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Smoking Keeps You Awake When You Drink


Credit: U. of Missouri.

A team of researchers from the University of Missouri has discovered that nicotine compensates the drowsiness caused by alcohol. The finding, published in the Journal of Neurochemistry, would explain why alcohol and nicotine use are linked for 85% of U.S. alcohol drinkers.

Nicotine and alcohol use go frequently together, but the causes are unknown. Some research affirms that nicotine increases the pleasurable side of drinking and lowers the disagreeable part. The authors of this study previously showed that nicotine acts in the basal forebrain to activate the nucleus accumbens and thus increase alcohol use. Combined use of alcohol and nicotine caused increased pleasure in the brain’s reward center, which in turn leads to drinking more. More recently, they developed a hypothesis according to which nicotine would act via the basal forebrain to counteract the tiredness and sleepiness experienced when drinking alcohol, which also acts in the basal forebrain. Acetylcholine, a neurotransmitter that promotes wakefulness, is produced in this region. When properly stimulated, the basal forebrain releases acetylcholine and promotes wakefulness and REM sleep, whereas inhibiting its releases causes slow wave sleep. The authors thought that by identifying the molecular mechanisms that take place in this brain region when consuming alcohol and nicotine, new treatments could be conceived to control addiction.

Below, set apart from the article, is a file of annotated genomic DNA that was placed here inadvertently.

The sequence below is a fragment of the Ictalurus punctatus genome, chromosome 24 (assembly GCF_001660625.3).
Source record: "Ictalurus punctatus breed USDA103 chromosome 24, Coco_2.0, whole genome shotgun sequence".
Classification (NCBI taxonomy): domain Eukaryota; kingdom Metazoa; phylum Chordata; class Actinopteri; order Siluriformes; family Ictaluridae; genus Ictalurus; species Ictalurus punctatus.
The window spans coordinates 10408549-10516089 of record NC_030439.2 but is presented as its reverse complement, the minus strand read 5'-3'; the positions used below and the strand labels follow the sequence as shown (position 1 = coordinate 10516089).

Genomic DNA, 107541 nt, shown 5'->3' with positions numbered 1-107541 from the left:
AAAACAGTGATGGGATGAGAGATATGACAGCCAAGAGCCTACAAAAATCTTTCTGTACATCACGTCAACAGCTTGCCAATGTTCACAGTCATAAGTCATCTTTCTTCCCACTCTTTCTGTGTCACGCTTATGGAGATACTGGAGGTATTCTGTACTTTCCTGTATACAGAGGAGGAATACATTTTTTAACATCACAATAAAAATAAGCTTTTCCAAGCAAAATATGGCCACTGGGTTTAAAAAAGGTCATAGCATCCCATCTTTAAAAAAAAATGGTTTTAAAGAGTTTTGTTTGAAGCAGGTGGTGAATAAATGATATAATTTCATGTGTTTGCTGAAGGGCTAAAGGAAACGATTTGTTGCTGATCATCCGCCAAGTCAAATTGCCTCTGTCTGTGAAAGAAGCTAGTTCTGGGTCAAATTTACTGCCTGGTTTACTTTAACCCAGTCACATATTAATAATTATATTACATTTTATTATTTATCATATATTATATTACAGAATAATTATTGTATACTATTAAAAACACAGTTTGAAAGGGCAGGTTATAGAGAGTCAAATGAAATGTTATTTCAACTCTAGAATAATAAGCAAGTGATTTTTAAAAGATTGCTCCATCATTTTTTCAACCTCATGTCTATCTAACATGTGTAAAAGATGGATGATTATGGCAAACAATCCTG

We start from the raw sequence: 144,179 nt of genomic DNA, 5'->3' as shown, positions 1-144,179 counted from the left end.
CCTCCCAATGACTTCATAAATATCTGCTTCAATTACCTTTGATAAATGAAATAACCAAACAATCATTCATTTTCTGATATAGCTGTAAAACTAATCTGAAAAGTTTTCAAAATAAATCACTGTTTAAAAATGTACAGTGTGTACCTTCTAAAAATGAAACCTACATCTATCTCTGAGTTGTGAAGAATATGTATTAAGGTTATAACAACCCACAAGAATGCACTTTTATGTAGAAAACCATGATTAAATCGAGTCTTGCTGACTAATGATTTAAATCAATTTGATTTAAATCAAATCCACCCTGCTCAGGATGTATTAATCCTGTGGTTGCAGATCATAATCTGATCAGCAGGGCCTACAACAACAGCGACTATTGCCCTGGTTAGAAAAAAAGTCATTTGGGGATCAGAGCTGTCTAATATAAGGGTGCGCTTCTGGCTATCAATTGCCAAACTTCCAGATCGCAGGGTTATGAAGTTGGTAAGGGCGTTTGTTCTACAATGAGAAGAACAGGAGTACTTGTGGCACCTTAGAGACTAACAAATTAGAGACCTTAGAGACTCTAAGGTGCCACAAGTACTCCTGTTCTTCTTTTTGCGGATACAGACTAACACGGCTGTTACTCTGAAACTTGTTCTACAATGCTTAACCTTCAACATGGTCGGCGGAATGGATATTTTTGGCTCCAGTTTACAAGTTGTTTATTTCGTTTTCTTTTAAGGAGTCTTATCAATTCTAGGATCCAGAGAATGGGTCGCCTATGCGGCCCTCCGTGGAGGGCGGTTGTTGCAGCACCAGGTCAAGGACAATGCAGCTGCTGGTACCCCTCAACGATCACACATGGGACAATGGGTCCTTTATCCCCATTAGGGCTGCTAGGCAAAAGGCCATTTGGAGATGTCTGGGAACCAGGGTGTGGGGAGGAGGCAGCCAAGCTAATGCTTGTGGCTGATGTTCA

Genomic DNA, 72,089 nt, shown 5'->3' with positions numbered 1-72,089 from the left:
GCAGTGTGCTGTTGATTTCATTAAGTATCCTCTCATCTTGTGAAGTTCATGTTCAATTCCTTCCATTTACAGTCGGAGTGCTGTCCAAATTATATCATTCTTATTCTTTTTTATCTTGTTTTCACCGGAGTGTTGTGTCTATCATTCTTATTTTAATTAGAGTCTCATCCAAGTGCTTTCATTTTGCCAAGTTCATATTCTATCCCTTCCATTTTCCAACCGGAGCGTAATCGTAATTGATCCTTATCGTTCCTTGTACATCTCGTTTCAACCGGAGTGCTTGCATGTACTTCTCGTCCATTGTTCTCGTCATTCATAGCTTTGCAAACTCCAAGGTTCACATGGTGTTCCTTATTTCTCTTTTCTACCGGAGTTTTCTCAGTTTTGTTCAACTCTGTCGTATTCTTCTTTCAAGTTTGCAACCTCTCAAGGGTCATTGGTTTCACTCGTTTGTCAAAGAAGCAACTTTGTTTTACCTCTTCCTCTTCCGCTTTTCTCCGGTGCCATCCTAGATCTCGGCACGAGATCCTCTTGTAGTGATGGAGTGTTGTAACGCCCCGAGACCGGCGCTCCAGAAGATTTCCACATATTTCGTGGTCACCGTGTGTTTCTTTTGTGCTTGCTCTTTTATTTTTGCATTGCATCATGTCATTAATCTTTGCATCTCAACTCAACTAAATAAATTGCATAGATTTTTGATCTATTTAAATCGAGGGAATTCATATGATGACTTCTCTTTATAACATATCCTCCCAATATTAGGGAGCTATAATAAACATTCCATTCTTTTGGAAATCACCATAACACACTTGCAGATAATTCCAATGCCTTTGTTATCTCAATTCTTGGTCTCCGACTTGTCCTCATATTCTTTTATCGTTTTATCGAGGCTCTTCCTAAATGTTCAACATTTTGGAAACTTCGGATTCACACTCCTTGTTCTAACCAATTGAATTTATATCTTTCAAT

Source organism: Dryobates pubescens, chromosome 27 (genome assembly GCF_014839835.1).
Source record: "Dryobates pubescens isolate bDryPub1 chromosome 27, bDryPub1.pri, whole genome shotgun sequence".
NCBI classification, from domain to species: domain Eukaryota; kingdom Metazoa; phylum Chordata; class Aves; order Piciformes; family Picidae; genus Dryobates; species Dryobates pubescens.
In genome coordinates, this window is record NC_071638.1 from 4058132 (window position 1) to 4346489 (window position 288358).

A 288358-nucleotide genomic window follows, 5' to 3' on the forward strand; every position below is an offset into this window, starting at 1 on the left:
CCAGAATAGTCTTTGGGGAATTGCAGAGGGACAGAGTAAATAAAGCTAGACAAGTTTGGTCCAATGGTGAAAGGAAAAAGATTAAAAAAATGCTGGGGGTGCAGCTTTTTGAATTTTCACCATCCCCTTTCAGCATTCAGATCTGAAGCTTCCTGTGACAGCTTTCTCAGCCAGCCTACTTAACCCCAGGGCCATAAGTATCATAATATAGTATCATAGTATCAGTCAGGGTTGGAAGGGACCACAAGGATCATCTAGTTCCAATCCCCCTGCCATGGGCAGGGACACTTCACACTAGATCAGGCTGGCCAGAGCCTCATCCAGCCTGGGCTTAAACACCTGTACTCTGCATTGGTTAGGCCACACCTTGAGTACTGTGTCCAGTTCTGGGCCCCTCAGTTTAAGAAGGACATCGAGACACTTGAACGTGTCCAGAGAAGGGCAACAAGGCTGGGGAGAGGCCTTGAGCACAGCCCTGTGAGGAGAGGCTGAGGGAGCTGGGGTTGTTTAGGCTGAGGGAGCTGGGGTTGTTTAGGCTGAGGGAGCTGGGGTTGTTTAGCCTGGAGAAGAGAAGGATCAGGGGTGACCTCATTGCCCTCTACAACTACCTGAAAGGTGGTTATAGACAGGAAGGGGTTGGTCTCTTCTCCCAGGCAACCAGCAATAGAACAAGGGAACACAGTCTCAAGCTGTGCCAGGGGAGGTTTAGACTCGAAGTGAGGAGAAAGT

Nicotine normalizes sleep-wakefulness patterns altered by alcohol

In their last study, Takkar´s team experimented with rats administered with alcohol and nicotine, and they monitored their response via sleep-recording electrodes. The statistical analysis demonstrated that the treatments had an effect on sleep-wakefulness patterns. Rats exposed only to alcohol showed strong sleep promotion. In rats pre-treated with nicotine in the basal forebrain, alcohol didn´t induce such a strong sleepiness, and sleep-wakefulness was normalized. Thus, nicotine acts on the basal forebrain, cancelling out the sleepy effects of drinking alcohol.

This study will contribute to curb alcohol and nicotine consumption, responsible for more than 7 million deaths in the US every year. the findings could also benefit those who suffer from schizophrenia, which is associated with nicotine use.

Source: U. of Missouri